off-much like Panama after the U.S. invasion-and thousands of
potential opponents of the new regime were rounded up and executed.
At least 3,000 people died or "disappeared" in roundups
of political opponents. Tortured and discarded, their bodies were
reportedly hidden in pits of Iye, buried in mass graves, or even
dropped into the ocean with their bellies slit open so they wouldn't
float and would never be found.
Tens of thousands more were imprisoned, the constitution was
abandoned and eventually re-written to permanently enshrine the
Generals' power, and the Chilean people learned quickly that Pinochet's
secret police, the DINA, was the law of the land.
Opposition wasn't even allowed outside the country's borders.
Coordinating with the intelligence agencies of other South American
dictatorships in "Operation Condor," the DINA contrived
to eliminate even opponents living in exile throughout the continent.
In 1976, the DINA even staged the car-bombing assassination of
dissident leader Orlando Letelier right on Embassy Row in Washington,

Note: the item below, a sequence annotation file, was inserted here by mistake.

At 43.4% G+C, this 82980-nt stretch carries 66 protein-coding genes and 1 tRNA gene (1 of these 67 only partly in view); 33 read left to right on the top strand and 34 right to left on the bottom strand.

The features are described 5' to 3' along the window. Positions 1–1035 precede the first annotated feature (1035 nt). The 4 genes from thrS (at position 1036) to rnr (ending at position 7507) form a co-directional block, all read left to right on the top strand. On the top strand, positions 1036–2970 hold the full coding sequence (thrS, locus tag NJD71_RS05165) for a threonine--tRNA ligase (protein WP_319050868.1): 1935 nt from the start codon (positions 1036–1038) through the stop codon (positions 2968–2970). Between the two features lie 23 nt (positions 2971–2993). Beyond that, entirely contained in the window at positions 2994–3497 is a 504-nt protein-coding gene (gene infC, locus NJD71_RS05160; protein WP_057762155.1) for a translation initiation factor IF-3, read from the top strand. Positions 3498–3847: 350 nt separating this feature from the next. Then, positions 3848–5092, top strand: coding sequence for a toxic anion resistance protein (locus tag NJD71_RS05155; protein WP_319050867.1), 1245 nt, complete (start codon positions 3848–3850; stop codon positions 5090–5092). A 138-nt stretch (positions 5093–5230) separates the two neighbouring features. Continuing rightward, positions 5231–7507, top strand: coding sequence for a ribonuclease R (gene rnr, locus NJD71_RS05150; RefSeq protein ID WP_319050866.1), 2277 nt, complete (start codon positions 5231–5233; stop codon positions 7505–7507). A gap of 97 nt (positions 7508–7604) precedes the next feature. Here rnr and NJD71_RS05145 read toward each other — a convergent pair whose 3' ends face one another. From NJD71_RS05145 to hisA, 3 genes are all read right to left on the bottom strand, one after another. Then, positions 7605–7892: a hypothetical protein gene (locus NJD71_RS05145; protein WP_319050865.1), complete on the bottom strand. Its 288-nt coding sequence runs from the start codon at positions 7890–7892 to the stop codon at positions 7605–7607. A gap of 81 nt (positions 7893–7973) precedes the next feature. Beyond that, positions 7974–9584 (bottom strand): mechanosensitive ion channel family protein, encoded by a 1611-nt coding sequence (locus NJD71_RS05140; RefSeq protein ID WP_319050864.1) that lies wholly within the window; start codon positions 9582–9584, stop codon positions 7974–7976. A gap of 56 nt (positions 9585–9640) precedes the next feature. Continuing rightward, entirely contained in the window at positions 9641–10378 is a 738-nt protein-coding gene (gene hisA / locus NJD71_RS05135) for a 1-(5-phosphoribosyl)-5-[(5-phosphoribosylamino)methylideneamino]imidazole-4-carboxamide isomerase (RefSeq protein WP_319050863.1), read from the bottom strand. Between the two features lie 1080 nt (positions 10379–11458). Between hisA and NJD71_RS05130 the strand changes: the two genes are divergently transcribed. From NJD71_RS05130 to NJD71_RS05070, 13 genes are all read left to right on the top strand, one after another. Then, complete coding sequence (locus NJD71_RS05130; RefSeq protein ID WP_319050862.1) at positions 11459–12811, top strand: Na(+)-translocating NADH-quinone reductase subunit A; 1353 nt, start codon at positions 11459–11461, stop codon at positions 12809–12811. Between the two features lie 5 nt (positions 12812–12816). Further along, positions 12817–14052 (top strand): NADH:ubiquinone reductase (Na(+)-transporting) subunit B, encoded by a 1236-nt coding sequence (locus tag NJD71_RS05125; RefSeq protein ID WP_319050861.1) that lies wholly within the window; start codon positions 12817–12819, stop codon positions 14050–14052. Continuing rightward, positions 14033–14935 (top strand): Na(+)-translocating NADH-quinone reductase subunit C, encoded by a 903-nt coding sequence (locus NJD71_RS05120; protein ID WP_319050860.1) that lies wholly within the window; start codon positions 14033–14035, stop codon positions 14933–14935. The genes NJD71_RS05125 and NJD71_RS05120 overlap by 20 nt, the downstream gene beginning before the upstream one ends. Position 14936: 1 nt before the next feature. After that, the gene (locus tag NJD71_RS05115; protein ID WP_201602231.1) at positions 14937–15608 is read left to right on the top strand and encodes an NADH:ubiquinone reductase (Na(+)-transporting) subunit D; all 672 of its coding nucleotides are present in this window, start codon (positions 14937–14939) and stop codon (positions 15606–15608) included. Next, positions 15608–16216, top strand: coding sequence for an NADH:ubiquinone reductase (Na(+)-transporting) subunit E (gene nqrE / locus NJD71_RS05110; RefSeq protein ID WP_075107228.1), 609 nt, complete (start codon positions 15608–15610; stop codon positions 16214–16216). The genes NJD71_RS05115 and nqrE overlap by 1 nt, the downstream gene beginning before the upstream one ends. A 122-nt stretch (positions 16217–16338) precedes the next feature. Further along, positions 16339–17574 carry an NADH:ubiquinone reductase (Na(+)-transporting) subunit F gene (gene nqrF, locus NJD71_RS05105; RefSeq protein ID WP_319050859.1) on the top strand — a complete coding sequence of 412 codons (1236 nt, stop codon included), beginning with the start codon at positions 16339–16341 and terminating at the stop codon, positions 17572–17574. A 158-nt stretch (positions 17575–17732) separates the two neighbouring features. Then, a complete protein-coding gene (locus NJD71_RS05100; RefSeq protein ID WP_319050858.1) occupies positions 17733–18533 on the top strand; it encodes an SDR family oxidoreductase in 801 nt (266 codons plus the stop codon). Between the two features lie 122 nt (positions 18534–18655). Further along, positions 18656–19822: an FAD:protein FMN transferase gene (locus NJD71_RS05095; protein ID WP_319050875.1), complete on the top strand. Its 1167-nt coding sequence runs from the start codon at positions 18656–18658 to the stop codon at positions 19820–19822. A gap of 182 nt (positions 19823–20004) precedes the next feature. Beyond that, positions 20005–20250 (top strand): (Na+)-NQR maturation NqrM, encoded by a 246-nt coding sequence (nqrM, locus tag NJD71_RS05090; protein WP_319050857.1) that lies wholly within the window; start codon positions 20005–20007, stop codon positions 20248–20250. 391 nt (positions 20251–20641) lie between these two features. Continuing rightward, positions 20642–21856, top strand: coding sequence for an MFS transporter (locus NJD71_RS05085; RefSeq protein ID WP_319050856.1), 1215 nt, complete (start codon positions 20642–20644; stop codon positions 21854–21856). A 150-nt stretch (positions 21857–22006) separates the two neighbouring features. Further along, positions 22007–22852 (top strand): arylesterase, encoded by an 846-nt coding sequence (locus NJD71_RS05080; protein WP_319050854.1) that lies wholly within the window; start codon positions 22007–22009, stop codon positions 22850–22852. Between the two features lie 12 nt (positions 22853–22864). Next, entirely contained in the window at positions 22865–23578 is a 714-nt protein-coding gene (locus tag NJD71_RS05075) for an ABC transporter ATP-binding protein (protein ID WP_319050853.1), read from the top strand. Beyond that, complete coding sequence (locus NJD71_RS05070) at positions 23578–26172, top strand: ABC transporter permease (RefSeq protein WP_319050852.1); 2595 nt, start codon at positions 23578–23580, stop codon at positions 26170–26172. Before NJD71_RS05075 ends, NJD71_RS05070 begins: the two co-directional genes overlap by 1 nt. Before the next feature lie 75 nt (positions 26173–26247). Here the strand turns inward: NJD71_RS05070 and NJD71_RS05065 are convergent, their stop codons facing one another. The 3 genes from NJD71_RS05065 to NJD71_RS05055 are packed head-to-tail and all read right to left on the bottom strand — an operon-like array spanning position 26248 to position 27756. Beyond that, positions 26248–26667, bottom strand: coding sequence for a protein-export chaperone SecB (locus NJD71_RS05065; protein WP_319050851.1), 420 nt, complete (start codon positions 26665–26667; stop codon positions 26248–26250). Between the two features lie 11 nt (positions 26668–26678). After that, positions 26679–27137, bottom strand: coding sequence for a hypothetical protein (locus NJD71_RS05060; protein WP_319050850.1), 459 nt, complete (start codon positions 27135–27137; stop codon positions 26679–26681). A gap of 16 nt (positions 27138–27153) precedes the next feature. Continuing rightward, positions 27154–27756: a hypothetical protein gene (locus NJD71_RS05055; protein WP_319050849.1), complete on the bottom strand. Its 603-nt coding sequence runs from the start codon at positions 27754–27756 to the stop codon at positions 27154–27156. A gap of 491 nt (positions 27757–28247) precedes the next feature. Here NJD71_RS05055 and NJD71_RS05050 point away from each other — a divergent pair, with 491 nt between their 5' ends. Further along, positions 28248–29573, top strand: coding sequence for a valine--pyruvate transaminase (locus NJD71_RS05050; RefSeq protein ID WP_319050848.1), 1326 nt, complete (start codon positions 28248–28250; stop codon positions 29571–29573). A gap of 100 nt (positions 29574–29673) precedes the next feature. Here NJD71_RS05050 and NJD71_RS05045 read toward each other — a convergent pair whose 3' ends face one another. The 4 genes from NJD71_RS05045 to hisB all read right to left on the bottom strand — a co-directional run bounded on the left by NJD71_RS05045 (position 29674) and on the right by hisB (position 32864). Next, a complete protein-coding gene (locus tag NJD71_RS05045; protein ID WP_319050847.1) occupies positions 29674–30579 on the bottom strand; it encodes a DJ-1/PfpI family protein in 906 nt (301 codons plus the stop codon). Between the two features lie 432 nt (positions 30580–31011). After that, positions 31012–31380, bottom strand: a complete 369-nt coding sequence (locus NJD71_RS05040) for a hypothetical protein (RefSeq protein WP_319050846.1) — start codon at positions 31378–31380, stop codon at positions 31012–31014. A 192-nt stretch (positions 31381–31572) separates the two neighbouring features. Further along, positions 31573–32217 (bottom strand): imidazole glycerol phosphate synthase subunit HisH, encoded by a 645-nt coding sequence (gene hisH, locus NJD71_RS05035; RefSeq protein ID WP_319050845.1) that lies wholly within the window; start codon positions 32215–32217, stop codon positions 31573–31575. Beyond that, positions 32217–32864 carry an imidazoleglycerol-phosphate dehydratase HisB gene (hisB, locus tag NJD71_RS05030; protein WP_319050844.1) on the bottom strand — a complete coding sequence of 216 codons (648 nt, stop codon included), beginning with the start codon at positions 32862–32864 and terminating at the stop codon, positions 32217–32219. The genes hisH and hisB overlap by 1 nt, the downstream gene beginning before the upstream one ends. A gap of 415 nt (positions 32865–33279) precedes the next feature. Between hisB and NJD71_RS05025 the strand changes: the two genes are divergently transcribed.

Bottom line, here's what this horrifying price managed to
buy from Augusto Pinochet and his regime: In Chile today, after
17 years of grim dictatorship and 8 years of a government in which
the killers and torturers retain respect, power, and immunity,
many Chileans are fully aware of the sham democracy they live
under. In some precincts, as many as 20 percent of election ballots
are turned in defaced in protest.
Twenty-five years after the coup, after a quarter-century
of economic policies to benefit First World investors, Chile now
has the seventh most unequal distribution of income on earth,
tied with Kenya and Zimbabwe.
One-fourth of Chile lives in absolute poverty and a third
of the nation earns less than $30 a week. Education, health care,
and other social institutions the citizens of most developed nations
take for granted are privatized, and so are about as available
to the tin shanty poor as a Faberge egg.
This is the country the Clinton administration wants to include
in NAFTA. Not that you're gonna read the whole story in corporate
media outlets that have rarely criticized the ongoing U.S. policies
that helped create the situation. Some even question whether Pinochet
belongs under arrest.
Believe it or not, the Washington Post's editorial admitted
that Pinochet overthrew a democratic government and killed thousands,
but then actually added that "he also saw to the rescue of
his country. " Excuse me? Rescue from what?
Bob Harris is a political humorist who has spoken at over
275 colleges nationwide.
Human Rights, Justice, Reform